How come the plural of "simplex", in standard mathematical usage, is "simplices", but the plural of "complex" isn't "complices"?

My first thought is that it's because "complex" is also a noun in standard English, so it pluralizes like the English noun, while "simplex" isn't.

(As you may have guessed, I'm reading something that mentioned simplicial complexes.)

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That's probably it. More specifically, it's that mathematicians coining the terms didn't really pay attention to linguistics, and used the simple English plural for "complex" they already knew, but looked up the proper plural for "simplex".

Hey, at least they didn't come up with something completely New and Stupid™ like "octopi".

I have often wished that the distinction between "complex" and "complicated" was echoed in "simple". Wouldn't it be nice, for example, if one could describe something that was (possibly) complex but not complicated, as "simplicated"?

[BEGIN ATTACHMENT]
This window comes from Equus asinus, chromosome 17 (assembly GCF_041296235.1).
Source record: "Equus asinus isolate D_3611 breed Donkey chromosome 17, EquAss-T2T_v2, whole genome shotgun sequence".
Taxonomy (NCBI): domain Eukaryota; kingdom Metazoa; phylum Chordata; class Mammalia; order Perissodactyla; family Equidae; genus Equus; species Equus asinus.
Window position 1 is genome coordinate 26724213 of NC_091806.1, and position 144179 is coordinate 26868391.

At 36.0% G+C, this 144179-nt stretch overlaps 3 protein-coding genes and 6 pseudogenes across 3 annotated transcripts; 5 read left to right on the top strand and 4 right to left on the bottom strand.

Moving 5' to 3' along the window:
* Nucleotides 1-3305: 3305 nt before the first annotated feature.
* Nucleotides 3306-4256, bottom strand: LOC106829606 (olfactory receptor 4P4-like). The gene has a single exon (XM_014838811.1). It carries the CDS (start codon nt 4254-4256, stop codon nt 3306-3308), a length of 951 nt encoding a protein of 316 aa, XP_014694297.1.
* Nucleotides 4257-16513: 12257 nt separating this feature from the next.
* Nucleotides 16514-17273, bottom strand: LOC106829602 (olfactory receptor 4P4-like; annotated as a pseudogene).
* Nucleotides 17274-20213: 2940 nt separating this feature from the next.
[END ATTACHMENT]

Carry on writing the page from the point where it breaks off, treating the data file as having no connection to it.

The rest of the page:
When we say that a set is partially ordered, we mean that it has a partial ordering, no? And likewise, totally ordered sets have total orderings. Shouldn't it be the case, then, that a well-ordered set has a "good ordering"?

Interesting thought, Mark. But you could go the other way and describe something as "comple".

And then, as I think about it... I think the most appropriate choice has been made all along.

Exactly right, Jonah. And if you're dealing with a countable set, it should be "fewer than or equal to."

I turned in an algebraic topology homework set with "complices" all over it once.

I also put in entirely gratuitous references to the Hairy Ball Theorem.

The grader actually drew eyebrows on that one.

...thus making it into the Hairy Eyeball theorem.

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